The Coordinating Minister for the Economy and Minister of Finance, Dr. Ngozi Okonjo-Iweala, has accused the state governor’s demand for distribution of the nation’s resources and opposition to the establishment of the Sovereign Wealth Fund, as the reasons for the depletion of the Excess Crude Account (ECA).
She noted that the withdrawal and sharing of the monthly allocation has depleted the excess crude account to just about $3.6 billion as against over $20 billion, saved in the reserve account in 2006.
The Minister warned that if the price of crude oil drops, the nation has no cushion for the economy because $3.6 billion is not enough to take the economy to any length of time.
Dr Okonjo-Iweala made these revelations at the first civil society forum organised by the Ministry of Finance on Thursday in Abuja.
According to the Minister, “the ECA and the Sovereign Wealth Fund (SWF) are very important, but we have the state governors saying no, we will only allow $1billion. In fact, we managed to get that, and now, they said it is illegal; and so, the country is not able to save in the ECA and we have left today in that account only about $3.6bn.”
“Every month, because they (the governors) say it is illegal, we have been dipping hands into it (ECA). Instead of moving that money into the sovereign wealth account, it is being shared until it is almost at the bottom” she said, adding that “the argument about the legality or illegality is a moot point because we have spent almost all the money.”
She further explained that “what that means is that should the price of oil drop today, we have no cushion because $3.6bn for this economy is not enough to take us to any length of time, and that was what I told them at the governors’ forum during the National Economic Council meeting the last time.” The governor’s forum is currently challenging the constitutionality of the Sovereign Wealth Fund in the court.
She also allayed fears that $1billion SWF would be mismanaged by the Federal Government, pointing out that the Sovereign Wealth Act which establishes the Fund adequately provides for accountability in its management.
Noting that fiscal federalism has created problems for the management of the Nigerian economy, Dr Okonjo-Iweala declared that “Nigeria, because of fiscal federalism cannot save.”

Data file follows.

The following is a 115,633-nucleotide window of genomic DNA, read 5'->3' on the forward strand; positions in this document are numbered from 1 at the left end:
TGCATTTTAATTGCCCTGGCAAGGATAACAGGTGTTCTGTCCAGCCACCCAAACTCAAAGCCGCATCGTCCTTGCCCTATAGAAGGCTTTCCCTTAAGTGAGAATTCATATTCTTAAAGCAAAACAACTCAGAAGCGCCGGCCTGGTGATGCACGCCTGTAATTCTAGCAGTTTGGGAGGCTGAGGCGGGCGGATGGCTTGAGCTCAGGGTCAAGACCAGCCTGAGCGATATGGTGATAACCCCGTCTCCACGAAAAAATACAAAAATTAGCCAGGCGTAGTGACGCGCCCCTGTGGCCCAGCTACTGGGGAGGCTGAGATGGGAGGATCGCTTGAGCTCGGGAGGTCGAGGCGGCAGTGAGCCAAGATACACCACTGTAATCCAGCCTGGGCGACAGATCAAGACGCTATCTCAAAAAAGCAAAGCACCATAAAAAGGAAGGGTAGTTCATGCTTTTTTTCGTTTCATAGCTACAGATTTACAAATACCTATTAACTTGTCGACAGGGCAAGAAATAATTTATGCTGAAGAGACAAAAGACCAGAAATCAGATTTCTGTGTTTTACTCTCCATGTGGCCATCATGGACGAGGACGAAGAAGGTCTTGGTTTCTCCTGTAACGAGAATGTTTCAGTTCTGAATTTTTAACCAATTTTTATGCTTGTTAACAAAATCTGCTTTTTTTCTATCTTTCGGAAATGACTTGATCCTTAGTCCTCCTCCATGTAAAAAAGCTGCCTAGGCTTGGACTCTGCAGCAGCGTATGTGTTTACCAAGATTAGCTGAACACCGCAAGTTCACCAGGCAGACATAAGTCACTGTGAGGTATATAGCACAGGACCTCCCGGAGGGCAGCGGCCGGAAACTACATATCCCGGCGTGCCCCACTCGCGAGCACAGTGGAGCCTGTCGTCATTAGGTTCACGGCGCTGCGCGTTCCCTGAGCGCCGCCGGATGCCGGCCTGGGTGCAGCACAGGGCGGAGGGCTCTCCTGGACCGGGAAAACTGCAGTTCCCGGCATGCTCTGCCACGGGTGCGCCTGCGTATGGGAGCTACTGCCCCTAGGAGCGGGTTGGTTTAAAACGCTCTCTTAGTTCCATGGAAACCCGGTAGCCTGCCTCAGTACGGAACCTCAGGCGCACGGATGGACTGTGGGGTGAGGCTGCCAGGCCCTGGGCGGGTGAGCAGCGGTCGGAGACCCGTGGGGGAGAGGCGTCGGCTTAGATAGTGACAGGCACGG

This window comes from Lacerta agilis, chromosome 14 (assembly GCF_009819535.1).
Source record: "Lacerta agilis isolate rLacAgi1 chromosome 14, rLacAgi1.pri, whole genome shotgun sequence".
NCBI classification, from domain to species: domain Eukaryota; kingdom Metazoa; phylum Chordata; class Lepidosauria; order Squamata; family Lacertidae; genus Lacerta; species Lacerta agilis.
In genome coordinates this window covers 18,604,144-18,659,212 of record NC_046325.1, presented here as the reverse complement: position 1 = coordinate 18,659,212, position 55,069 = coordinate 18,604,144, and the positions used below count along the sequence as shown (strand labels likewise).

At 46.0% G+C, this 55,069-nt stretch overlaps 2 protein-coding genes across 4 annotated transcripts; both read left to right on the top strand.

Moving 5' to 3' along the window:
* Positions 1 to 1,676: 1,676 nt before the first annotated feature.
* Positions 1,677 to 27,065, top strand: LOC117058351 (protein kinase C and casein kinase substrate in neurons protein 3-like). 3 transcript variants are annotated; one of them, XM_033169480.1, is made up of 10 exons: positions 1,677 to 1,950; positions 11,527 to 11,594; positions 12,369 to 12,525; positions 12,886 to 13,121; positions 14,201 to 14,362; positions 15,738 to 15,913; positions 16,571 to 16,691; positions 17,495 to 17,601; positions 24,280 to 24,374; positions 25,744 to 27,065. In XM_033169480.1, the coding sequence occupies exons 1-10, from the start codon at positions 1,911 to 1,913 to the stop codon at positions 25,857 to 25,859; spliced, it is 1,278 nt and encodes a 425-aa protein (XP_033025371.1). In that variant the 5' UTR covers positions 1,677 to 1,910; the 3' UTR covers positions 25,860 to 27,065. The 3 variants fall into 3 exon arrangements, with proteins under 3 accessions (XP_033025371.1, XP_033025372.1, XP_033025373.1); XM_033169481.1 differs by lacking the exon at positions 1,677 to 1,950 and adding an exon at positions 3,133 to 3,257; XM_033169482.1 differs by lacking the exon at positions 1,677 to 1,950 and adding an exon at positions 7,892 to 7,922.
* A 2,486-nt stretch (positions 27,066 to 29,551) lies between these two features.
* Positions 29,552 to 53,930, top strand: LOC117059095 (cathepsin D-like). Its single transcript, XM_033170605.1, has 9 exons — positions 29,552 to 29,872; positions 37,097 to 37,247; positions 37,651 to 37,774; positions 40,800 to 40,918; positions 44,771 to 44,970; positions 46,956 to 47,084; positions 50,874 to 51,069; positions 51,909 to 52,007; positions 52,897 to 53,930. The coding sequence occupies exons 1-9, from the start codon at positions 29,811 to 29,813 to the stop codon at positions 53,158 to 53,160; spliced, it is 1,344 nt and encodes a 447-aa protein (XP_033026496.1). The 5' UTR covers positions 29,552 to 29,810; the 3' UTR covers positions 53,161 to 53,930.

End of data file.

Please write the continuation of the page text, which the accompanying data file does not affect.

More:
“The constitution says the President should manage the economy for the benefit of everybody. The decision to save is also part of the management of the economy for the benefit of the people of Nigeria. Every state can save but the Federal Government can save for all Nigerians. The governors can insist on accountability in the management of the SWF as a guarantee against their apprehension” she opined.
Emphasising the need for more savings, she noted that the crisis in Europe and the United States where about 60 per cent of the country’s crude oil is sold has made it difficult for the government to depend solely on oil revenue.
“This country depends on a product that is sold internationally and whatever happens there affects us. That is why we need to have savings. Sixty per cent of our oil is sold to the US and Europe, and these countries are facing big economic problems. For instance, the US has an unemployment rate of eight per cent; Spain, 24 per cent; and India, 9.9 per cent.
“So, if 60 per cent of our oil is sold to them, then we have a problem and any country that has great volatility such as ours will always have problem, and this will lead to crisis in the economy.”
Removal of fuel subsidy
The Minister also gave an indication that subsidy on petroleum products might be completely removed next year, noting that since the policy had failed in other major oil producing countries, its stoppage would enable the government to develop other key sectors of the economy..
Arguing that the complete withdrawal of fuel subsidy may be the answer to the protests by the governors over the current deductions from states monthly allocations, she stated that “on the basis of the fiscal responsibility and corruption, we found out that this subsidy cannot be sustained by the country, even Ghana that has just found oil has phased out the payment of subsidy because it found out that it could not sustain it. So, we must find other ways of solving this problem and cushioning this economy because we are still paying that subsidy, only that it is now partial.”
She added, “I subscribe to the subsidy phase out and I will tell you why. Nigerians have refused to acknowledge the fact that we are subsidising neighbouring countries like Niger and Chad, and we are allowing money to get to some corrupt people; but of course, there are genuine importers.
The Federal Government had on January 1, 2012 removed subsidy on petrol, leading to an increase in price from N65 per litre to N141. The removal led to social unrest and protests, which forced the government to reduce the price from N141 to N97 a litre.